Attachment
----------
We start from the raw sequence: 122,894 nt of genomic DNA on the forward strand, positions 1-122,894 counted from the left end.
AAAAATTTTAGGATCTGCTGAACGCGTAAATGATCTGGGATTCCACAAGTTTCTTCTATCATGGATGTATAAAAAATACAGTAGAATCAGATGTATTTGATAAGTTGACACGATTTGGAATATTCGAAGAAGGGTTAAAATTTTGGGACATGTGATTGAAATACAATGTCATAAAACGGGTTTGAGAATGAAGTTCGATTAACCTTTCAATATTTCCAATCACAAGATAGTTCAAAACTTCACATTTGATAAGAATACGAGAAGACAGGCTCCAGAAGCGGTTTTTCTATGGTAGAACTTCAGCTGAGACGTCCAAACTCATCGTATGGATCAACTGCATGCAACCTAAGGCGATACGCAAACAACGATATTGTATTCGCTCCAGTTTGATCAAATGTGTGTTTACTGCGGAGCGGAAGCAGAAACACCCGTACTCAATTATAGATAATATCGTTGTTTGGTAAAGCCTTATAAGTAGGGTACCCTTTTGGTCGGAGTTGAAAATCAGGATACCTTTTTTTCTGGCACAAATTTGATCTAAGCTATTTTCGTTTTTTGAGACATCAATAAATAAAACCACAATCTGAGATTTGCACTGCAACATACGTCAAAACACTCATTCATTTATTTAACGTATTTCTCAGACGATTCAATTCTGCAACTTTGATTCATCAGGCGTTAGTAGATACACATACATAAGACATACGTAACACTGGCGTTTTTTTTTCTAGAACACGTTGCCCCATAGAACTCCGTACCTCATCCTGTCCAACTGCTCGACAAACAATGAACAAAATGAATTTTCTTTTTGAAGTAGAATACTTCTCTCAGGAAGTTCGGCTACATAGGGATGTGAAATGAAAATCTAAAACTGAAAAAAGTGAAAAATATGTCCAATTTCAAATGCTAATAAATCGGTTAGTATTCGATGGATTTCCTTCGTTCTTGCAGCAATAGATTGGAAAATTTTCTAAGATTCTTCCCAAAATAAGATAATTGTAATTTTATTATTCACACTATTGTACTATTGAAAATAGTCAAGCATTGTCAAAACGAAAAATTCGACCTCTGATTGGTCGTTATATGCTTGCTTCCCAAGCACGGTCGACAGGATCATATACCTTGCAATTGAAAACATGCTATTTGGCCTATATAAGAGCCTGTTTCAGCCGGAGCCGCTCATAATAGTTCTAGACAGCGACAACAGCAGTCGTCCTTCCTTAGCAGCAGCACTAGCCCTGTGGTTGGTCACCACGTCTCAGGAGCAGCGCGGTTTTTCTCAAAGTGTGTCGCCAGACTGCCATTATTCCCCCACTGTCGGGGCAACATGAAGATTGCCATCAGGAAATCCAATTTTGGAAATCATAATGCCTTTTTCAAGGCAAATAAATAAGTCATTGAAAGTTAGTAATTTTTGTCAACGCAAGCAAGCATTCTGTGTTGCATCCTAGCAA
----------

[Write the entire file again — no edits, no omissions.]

We start from the raw sequence: 122,894 nt of genomic DNA on the forward strand, positions 1-122,894 counted from the left end.
AAAAATTTTAGGATCTGCTGAACGCGTAAATGATCTGGGATTCCACAAGTTTCTTCTATCATGGATGTATAAAAAATACAGTAGAATCAGATGTATTTGATAAGTTGACACGATTTGGAATATTCGAAGAAGGGTTAAAATTTTGGGACATGTGATTGAAATACAATGTCATAAAACGGGTTTGAGAATGAAGTTCGATTAACCTTTCAATATTTCCAATCACAAGATAGTTCAAAACTTCACATTTGATAAGAATACGAGAAGACAGGCTCCAGAAGCGGTTTTTCTATGGTAGAACTTCAGCTGAGACGTCCAAACTCATCGTATGGATCAACTGCATGCAACCTAAGGCGATACGCAAACAACGATATTGTATTCGCTCCAGTTTGATCAAATGTGTGTTTACTGCGGAGCGGAAGCAGAAACACCCGTACTCAATTATAGATAATATCGTTGTTTGGTAAAGCCTTATAAGTAGGGTACCCTTTTGGTCGGAGTTGAAAATCAGGATACCTTTTTTTCTGGCACAAATTTGATCTAAGCTATTTTCGTTTTTTGAGACATCAATAAATAAAACCACAATCTGAGATTTGCACTGCAACATACGTCAAAACACTCATTCATTTATTTAACGTATTTCTCAGACGATTCAATTCTGCAACTTTGATTCATCAGGCGTTAGTAGATACACATACATAAGACATACGTAACACTGGCGTTTTTTTTTCTAGAACACGTTGCCCCATAGAACTCCGTACCTCATCCTGTCCAACTGCTCGACAAACAATGAACAAAATGAATTTTCTTTTTGAAGTAGAATACTTCTCTCAGGAAGTTCGGCTACATAGGGATGTGAAATGAAAATCTAAAACTGAAAAAAGTGAAAAATATGTCCAATTTCAAATGCTAATAAATCGGTTAGTATTCGATGGATTTCCTTCGTTCTTGCAGCAATAGATTGGAAAATTTTCTAAGATTCTTCCCAAAATAAGATAATTGTAATTTTATTATTCACACTATTGTACTATTGAAAATAGTCAAGCATTGTCAAAACGAAAAATTCGACCTCTGATTGGTCGTTATATGCTTGCTTCCCAAGCACGGTCGACAGGATCATATACCTTGCAATTGAAAACATGCTATTTGGCCTATATAAGAGCCTGTTTCAGCCGGAGCCGCTCATAATAGTTCTAGACAGCGACAACAGCAGTCGTCCTTCCTTAGCAGCAGCACTAGCCCTGTGGTTGGTCACCACGTCTCAGGAGCAGCGCGGTTTTTCTCAAAGTGTGTCGCCAGACTGCCATTATTCCCCCACTGTCGGGGCAACATGAAGATTGCCATCAGGAAATCCAATTTTGGAAATCATAATGCCTTTTTCAAGGCAAATAAATAAGTCATTGAAAGTTAGTAATTTTTGTCAACGCAAGCAAGCATTCTGTGTTGCATCCTAGCAA